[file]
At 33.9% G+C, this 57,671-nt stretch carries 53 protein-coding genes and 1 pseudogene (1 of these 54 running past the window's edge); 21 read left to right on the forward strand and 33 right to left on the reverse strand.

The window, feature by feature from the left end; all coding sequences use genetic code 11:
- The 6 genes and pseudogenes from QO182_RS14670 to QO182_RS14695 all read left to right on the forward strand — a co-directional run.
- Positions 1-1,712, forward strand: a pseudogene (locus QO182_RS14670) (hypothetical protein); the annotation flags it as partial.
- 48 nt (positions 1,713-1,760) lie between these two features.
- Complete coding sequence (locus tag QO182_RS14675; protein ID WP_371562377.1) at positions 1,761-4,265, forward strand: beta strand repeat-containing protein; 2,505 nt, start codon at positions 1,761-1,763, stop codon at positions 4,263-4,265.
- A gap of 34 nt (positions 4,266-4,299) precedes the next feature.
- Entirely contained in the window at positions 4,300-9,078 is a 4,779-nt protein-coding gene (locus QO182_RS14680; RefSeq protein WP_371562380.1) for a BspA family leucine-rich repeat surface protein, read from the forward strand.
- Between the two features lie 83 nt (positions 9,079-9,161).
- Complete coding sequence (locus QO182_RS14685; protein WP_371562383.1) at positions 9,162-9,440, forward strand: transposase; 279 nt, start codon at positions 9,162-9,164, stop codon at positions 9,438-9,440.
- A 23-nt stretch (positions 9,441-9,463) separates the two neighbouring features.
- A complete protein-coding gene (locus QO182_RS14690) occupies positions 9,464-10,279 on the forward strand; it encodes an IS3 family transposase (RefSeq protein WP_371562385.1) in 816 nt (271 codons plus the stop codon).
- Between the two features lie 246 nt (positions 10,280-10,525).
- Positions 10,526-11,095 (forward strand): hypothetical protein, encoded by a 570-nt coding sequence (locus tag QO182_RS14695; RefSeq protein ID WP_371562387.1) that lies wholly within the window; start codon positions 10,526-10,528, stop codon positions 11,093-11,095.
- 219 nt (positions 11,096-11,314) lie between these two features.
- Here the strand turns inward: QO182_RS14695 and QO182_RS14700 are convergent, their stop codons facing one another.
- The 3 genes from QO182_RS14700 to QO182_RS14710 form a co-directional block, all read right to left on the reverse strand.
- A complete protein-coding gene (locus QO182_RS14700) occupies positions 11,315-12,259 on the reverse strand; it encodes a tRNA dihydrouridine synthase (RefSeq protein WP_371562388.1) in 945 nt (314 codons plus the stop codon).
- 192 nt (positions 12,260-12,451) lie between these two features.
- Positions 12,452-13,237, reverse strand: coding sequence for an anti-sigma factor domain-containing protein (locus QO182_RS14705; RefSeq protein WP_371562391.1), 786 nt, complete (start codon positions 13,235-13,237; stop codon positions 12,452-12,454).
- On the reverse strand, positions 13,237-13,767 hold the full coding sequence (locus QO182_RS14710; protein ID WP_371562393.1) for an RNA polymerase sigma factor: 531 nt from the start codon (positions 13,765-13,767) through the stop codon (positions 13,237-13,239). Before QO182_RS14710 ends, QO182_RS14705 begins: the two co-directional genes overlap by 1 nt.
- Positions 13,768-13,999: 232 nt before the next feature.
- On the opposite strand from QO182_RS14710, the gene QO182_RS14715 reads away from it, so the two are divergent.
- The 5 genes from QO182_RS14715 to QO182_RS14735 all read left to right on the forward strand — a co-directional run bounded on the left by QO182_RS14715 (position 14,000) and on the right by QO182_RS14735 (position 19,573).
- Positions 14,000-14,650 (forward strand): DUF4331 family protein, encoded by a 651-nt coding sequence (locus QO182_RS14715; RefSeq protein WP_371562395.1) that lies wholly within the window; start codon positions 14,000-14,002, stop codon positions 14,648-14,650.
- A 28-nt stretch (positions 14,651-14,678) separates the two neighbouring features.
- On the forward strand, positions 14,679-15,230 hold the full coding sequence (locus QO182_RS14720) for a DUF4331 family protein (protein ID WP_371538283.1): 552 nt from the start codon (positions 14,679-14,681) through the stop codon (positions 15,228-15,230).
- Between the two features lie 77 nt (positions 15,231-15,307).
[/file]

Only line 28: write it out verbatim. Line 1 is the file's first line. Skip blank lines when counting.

- Between the two features lie 77 nt (positions 15,231-15,307).